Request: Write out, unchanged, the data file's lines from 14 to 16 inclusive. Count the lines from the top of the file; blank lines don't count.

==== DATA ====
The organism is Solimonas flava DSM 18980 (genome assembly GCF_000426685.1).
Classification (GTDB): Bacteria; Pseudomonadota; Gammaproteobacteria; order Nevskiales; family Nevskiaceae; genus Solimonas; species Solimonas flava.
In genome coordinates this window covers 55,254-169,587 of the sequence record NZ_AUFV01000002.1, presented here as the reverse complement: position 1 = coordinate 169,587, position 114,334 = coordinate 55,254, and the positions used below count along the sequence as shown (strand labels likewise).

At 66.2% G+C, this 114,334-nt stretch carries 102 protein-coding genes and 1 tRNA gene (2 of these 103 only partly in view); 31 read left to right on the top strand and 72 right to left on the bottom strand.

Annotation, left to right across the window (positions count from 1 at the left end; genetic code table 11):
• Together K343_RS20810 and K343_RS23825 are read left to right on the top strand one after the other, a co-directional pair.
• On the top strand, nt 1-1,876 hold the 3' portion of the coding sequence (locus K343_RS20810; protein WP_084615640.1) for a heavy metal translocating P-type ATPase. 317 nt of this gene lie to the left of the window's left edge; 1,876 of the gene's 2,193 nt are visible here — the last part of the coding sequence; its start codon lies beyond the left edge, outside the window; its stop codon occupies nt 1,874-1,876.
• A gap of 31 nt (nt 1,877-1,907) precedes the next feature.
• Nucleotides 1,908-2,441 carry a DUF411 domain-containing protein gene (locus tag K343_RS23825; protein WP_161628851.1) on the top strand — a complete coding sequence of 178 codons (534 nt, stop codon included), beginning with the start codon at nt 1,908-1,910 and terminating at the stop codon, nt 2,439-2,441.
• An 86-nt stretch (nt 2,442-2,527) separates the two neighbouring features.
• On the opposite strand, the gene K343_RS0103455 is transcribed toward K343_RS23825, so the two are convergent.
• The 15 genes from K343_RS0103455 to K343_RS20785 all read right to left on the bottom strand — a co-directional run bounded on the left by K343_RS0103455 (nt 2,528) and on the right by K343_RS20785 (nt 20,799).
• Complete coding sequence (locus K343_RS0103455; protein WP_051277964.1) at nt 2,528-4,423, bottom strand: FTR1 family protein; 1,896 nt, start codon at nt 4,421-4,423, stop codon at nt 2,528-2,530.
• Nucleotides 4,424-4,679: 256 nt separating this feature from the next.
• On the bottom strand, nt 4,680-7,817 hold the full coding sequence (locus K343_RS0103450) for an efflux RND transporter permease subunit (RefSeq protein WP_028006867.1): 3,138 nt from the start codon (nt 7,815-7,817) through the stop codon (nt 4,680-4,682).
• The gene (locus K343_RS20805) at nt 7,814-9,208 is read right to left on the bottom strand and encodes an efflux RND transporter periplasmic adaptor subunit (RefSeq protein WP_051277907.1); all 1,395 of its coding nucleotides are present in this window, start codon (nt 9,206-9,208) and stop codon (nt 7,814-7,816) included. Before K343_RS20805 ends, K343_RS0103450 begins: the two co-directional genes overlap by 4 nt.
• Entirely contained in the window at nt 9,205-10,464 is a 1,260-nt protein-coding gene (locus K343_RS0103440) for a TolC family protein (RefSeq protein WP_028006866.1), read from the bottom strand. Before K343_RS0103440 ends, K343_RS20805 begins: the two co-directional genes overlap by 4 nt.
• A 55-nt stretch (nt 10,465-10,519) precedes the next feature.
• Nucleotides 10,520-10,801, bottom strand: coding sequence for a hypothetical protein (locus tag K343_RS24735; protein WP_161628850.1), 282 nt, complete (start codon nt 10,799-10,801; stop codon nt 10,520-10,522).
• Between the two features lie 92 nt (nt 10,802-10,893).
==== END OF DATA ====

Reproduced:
• Nucleotides 4,424-4,679: 256 nt separating this feature from the next.
• On the bottom strand, nt 4,680-7,817 hold the full coding sequence (locus K343_RS0103450) for an efflux RND transporter permease subunit (RefSeq protein WP_028006867.1): 3,138 nt from the start codon (nt 7,815-7,817) through the stop codon (nt 4,680-4,682).
• The gene (locus K343_RS20805) at nt 7,814-9,208 is read right to left on the bottom strand and encodes an efflux RND transporter periplasmic adaptor subunit (RefSeq protein WP_051277907.1); all 1,395 of its coding nucleotides are present in this window, start codon (nt 9,206-9,208) and stop codon (nt 7,814-7,816) included. Before K343_RS20805 ends, K343_RS0103450 begins: the two co-directional genes overlap by 4 nt.